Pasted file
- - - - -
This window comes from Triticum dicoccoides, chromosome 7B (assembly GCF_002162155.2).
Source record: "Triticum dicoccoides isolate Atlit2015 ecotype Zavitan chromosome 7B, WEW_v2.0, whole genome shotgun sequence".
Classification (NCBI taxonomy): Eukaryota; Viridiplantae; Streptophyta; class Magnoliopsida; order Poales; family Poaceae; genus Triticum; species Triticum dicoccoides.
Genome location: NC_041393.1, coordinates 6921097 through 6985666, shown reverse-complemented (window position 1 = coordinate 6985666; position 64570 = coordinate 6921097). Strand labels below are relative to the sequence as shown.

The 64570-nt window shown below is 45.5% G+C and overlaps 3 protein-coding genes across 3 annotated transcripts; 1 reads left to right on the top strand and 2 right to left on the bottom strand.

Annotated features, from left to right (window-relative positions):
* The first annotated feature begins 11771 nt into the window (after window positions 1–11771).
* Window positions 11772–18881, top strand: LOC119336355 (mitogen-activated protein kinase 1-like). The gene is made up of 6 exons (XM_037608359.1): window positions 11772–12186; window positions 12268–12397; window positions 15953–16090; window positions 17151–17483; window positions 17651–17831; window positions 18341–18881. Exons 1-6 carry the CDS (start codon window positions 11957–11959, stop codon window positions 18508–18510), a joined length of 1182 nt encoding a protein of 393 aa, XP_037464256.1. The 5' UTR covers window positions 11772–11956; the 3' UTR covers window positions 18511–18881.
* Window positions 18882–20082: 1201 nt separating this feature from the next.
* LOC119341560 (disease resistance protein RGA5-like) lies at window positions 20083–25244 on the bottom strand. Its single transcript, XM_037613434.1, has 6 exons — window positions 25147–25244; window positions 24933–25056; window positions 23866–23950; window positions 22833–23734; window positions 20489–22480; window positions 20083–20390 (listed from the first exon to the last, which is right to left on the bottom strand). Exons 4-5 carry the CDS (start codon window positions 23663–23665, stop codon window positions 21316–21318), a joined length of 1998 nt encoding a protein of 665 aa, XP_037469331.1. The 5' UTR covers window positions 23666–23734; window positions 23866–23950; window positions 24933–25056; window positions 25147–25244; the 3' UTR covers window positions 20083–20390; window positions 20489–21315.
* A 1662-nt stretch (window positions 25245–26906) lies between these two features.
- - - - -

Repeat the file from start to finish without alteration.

This window comes from Triticum dicoccoides, chromosome 7B (assembly GCF_002162155.2).
Source record: "Triticum dicoccoides isolate Atlit2015 ecotype Zavitan chromosome 7B, WEW_v2.0, whole genome shotgun sequence".
Classification (NCBI taxonomy): Eukaryota; Viridiplantae; Streptophyta; class Magnoliopsida; order Poales; family Poaceae; genus Triticum; species Triticum dicoccoides.
Genome location: NC_041393.1, coordinates 6921097 through 6985666, shown reverse-complemented (window position 1 = coordinate 6985666; position 64570 = coordinate 6921097). Strand labels below are relative to the sequence as shown.

The 64570-nt window shown below is 45.5% G+C and overlaps 3 protein-coding genes across 3 annotated transcripts; 1 reads left to right on the top strand and 2 right to left on the bottom strand.

Annotated features, from left to right (window-relative positions):
* The first annotated feature begins 11771 nt into the window (after window positions 1–11771).
* Window positions 11772–18881, top strand: LOC119336355 (mitogen-activated protein kinase 1-like). The gene is made up of 6 exons (XM_037608359.1): window positions 11772–12186; window positions 12268–12397; window positions 15953–16090; window positions 17151–17483; window positions 17651–17831; window positions 18341–18881. Exons 1-6 carry the CDS (start codon window positions 11957–11959, stop codon window positions 18508–18510), a joined length of 1182 nt encoding a protein of 393 aa, XP_037464256.1. The 5' UTR covers window positions 11772–11956; the 3' UTR covers window positions 18511–18881.
* Window positions 18882–20082: 1201 nt separating this feature from the next.
* LOC119341560 (disease resistance protein RGA5-like) lies at window positions 20083–25244 on the bottom strand. Its single transcript, XM_037613434.1, has 6 exons — window positions 25147–25244; window positions 24933–25056; window positions 23866–23950; window positions 22833–23734; window positions 20489–22480; window positions 20083–20390 (listed from the first exon to the last, which is right to left on the bottom strand). Exons 4-5 carry the CDS (start codon window positions 23663–23665, stop codon window positions 21316–21318), a joined length of 1998 nt encoding a protein of 665 aa, XP_037469331.1. The 5' UTR covers window positions 23666–23734; window positions 23866–23950; window positions 24933–25056; window positions 25147–25244; the 3' UTR covers window positions 20083–20390; window positions 20489–21315.
* A 1662-nt stretch (window positions 25245–26906) lies between these two features.